The adrenal glands are found above each kidney. They produce several hormones, including adrenaline (also known as epinephrine), which is the main blood-pressure raising hormone, and norepinephrine, which is the chemical way that messages are sent across the synapses between nerve cells.
Adrenal tumors occur when cells in the adrenal gland cause an oversupply of certain powerful hormones. This can cause a variety of conditions, from high blood pressure to panic attacks. Only about five percent of tumors that grow inside the adrenal glands are cancerous; 30% of those outside the glands are. Adrenal tumors are usually very small and usually can't be felt by a doctor.
Only about one in 1,000 people are likely to get adrenal cancer. Most commonly, the disease occurs in people between 30 and 60 years of age.
These are possible signs of adrenal cancer:
- High blood pressure, either all the time or occasionally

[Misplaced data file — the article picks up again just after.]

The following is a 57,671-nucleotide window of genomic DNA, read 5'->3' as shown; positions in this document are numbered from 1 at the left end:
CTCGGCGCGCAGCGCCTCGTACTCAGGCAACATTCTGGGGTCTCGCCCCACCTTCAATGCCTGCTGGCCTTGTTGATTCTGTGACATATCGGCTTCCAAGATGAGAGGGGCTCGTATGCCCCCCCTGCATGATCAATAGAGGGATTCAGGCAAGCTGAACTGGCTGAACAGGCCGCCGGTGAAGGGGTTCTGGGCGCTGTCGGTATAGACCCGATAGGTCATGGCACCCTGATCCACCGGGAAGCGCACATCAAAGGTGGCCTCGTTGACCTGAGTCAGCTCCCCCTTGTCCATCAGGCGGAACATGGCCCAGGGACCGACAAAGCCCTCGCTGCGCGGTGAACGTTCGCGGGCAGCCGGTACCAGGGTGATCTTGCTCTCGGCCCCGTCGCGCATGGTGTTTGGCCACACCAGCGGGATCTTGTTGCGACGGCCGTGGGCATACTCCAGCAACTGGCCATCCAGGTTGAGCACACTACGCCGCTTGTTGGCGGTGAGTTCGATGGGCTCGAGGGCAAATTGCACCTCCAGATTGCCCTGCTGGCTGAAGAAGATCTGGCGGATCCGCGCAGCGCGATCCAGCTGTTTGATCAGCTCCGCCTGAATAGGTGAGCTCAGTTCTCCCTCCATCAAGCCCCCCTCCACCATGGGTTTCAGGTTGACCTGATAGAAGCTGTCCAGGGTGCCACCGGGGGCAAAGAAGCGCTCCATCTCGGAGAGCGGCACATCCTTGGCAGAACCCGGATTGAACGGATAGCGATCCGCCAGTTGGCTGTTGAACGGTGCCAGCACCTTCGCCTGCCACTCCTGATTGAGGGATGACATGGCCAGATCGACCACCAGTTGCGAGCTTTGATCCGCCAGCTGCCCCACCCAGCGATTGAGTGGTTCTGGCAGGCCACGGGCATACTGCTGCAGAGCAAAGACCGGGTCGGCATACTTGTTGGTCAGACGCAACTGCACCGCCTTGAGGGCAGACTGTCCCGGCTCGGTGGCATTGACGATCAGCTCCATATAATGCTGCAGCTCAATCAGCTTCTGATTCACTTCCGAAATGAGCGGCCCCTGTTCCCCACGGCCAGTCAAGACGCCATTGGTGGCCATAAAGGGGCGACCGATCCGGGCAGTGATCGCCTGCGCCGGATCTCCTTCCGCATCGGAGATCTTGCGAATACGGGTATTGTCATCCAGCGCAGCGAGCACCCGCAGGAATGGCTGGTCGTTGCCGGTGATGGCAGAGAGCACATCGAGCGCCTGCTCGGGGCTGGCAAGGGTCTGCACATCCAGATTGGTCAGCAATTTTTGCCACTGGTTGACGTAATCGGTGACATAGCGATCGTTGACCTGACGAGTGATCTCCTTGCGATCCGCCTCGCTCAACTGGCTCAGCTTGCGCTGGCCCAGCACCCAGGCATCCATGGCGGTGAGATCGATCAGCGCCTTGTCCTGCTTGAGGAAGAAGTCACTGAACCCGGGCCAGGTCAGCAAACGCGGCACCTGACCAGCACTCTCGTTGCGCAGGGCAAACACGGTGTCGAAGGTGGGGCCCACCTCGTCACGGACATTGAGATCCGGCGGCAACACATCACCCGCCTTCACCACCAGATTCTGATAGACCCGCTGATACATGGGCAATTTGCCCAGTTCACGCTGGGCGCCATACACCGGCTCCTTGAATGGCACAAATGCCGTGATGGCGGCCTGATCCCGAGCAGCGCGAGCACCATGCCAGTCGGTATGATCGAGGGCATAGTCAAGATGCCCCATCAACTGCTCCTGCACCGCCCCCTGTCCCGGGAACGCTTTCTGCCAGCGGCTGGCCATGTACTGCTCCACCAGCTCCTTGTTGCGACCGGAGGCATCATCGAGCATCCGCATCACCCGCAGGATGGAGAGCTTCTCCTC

- A fast or pounding heart rate
- Excessive sweating
- Light-headedness when standing
- Fast breathing
- Flushed or cold and clammy skin
- Severe headaches
- Chest and stomach pain
- Nausea or vomiting
- Vision disturbances
- Tingling fingers
- Panic attacks
If you have any of the following conditions, you may be at a higher risk of developing adrenal tumors:
- Von Hippel-Lindau disease, in which blood vessels grow abnormally
- Neurofibromatosis, in which fleshy tumors grow on nerves and under the skin
- Endocrine neoplasia (endocrine tumors), which is an inherited condition
Adrenal cancer can be confirmed by:
- Lab tests, such as urine tests to measure certain hormone levels.
- Computed tomography (CT) or magnetic resonance imaging (MRI) scans to locate possible tumors
- An injection of drugs that outline the tumor's location
Depending on the size and location of the tumor treatment of adrenal cancer is usually done with surgery or chemotherapy.